One metaphor for gender transition I have often thought about is immigration. Something resonates about that experience of leaving the familiar behind, filled with hope and fear, driven by necessity. As a second-generation immigrant, I see parallels between my cultural background and my trans status. Both are journeys that shape my perspective. Both allow me to see through many cultural assumptions, a burden and a gift. Both are invisible to others.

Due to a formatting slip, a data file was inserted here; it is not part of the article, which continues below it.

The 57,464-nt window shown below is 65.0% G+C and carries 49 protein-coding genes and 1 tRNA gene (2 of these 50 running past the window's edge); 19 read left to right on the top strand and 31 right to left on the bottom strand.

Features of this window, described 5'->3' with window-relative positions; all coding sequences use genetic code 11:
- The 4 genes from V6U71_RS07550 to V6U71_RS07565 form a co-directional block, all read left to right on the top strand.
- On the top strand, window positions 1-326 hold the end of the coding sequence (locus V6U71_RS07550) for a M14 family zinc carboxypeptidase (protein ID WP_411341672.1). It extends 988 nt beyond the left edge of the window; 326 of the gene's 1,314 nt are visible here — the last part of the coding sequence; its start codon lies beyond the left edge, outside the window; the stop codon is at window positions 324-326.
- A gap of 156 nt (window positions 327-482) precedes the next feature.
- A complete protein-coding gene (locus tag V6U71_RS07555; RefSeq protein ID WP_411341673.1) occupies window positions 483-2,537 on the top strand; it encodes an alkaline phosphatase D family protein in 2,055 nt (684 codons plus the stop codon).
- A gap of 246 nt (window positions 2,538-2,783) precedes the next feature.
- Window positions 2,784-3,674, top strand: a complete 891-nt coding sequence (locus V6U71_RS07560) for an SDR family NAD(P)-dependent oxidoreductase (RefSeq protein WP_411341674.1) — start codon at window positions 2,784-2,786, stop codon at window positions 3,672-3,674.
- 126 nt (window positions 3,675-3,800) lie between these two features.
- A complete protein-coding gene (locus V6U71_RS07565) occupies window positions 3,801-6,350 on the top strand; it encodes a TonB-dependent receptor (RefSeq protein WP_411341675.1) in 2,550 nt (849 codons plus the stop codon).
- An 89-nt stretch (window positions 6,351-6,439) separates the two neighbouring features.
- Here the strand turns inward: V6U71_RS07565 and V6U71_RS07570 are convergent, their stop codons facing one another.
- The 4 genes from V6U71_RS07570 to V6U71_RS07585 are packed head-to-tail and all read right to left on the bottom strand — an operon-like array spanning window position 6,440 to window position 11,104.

But there’s something off about the analogy. Though it might feel like it sometimes, we are not foreigners post-transition–at least, I don’t feel that I am. If anything, I was a foreigner pre-transition, lost in a strange, hostile land.
I think we are immigrants. But we are not immigrants leaving our homeland, bound for a new country. We are second- or third-generation immigrants, formed in the new country, returning to the old. We have double-crossed the border. Immigrants in our own homeland.
Are we then strangers everywhere? Or are we multilingual? Are we ambassadors? Are we something that transcends the very question of old vs. new?